Nursing Students Attitudes towards and Engagement in Behaviors of Academic Misconduct in Relationship to Cultural Identity

2.50
Hdl Handle:
http://hdl.handle.net/10755/156016
Type:
Presentation
Title:
Nursing Students Attitudes towards and Engagement in Behaviors of Academic Misconduct in Relationship to Cultural Identity
Abstract:
Nursing Students Attitudes towards and Engagement in Behaviors of Academic Misconduct in Relationship to Cultural Identity
Conference Sponsor:Sigma Theta Tau International
Conference Year:2009
Author:McCrink, Andrea, EdD, WHNP-BC
P.I. Institution Name:Adelphi University
Title:Assistant Professor of Nursing
[Research Presentation] Purpose: The purpose of this study was to explore how often nursing students (n = 193) enrolled in two associate degree nursing programs in the United States engaged in behaviors of academic misconduct and their attitudes towards behaviors of academic misconduct. Given the changing demographics of students enrolled in nursing programs in the United States, this study also explored the role cultural identity has on nursing student engagement in behaviors of academic misconduct and their attitudes towards academic misconduct. Methods:   The researcher developed survey, following use of an expert panel for content validity and factor analysis, was distributed to second-year associate degree nursing students. Descriptive statistics, an analysis of variance, correlation analysis and regression analysis was used in this study. Results:   Data from this study revealed that nursing students continue to engage in behaviors of academic misconduct and that their attitudes towards behaviors of academic misconduct do not ensure that they will not engage in specific behaviors of academic misconduct.  Contrary to the prevailing literature, no significant difference was found among four cultural identities on the frequency of engagement in behaviors of academic misconduct and attitudes towards nursing academic misconduct. Conclusion: Unfortunately, academic misconduct by nursing students remains a pervasive and problematic issue in nursing education. The failure of a nursing student to be honest in any didactic and/or clinical situation has the potential to jeopardize current and future nursing practice by graduating students who are incapable of providing safe, competent, ethical, and caring nursing care. Awareness of this issue by nurse educators and practicing nurses is a measure which may significantly reduce incidences of academic misconduct and ensure ethical nursing practice.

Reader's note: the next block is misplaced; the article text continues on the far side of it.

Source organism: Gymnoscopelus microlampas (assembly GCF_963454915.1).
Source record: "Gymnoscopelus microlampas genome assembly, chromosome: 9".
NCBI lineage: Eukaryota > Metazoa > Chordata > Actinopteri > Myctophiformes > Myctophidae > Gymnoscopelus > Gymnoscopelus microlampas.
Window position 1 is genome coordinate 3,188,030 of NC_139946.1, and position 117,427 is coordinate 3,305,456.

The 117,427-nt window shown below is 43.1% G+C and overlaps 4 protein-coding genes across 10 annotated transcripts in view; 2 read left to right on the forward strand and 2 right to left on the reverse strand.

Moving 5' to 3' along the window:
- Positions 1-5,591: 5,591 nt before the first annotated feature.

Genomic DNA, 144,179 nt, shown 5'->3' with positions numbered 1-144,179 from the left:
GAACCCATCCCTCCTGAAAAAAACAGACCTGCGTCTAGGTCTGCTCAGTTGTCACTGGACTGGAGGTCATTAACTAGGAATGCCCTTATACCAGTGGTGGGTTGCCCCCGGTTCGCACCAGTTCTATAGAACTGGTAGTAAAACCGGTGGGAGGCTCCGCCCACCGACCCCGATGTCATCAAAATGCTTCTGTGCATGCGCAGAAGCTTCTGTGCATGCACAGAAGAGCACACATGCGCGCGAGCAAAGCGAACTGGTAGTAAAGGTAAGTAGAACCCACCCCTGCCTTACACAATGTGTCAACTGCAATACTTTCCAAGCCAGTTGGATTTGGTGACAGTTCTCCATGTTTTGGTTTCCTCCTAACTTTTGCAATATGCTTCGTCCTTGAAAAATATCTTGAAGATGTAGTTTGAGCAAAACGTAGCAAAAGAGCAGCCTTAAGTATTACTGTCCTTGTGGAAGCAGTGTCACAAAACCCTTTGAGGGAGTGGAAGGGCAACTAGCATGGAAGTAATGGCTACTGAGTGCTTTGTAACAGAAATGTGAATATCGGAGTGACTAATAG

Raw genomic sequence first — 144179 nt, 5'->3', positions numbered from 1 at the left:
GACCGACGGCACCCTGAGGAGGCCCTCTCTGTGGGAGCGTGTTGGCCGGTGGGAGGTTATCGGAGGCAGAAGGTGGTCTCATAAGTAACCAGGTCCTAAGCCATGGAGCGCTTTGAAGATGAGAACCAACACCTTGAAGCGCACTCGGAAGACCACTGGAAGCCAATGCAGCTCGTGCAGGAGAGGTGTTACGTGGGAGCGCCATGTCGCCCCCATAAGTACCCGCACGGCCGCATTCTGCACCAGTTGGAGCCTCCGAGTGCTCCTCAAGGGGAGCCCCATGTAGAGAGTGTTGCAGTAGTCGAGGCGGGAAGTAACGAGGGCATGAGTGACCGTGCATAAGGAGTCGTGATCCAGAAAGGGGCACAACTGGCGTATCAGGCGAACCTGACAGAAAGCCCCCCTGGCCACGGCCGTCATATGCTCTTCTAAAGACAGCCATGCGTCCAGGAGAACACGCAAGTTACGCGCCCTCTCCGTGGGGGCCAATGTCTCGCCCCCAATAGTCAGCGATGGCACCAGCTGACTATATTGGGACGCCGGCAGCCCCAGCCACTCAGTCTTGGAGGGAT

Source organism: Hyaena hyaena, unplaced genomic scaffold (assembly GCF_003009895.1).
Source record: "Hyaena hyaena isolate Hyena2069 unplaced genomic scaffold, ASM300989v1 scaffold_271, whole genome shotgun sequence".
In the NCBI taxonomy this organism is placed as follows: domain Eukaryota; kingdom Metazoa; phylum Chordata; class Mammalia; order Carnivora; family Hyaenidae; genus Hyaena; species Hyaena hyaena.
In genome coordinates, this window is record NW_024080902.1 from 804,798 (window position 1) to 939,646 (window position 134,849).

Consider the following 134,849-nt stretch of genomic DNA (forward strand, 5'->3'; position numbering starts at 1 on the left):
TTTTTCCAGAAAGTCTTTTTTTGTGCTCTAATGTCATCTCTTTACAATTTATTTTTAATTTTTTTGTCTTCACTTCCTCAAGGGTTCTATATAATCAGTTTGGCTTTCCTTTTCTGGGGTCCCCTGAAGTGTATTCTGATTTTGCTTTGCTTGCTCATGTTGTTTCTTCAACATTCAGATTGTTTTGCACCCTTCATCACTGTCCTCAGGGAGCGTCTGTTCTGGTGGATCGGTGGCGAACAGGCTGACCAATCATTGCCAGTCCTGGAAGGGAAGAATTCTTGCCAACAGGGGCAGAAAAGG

Repository Posting Date:
26-Oct-2011
Date of Publication:
17-Oct-2011
Sponsors:
Sigma Theta Tau International

Full metadata record

DC FieldValue Language
dc.typePresentationen_GB
dc.titleNursing Students Attitudes towards and Engagement in Behaviors of Academic Misconduct in Relationship to Cultural Identityen_GB
dc.identifier.urihttp://hdl.handle.net/10755/156016-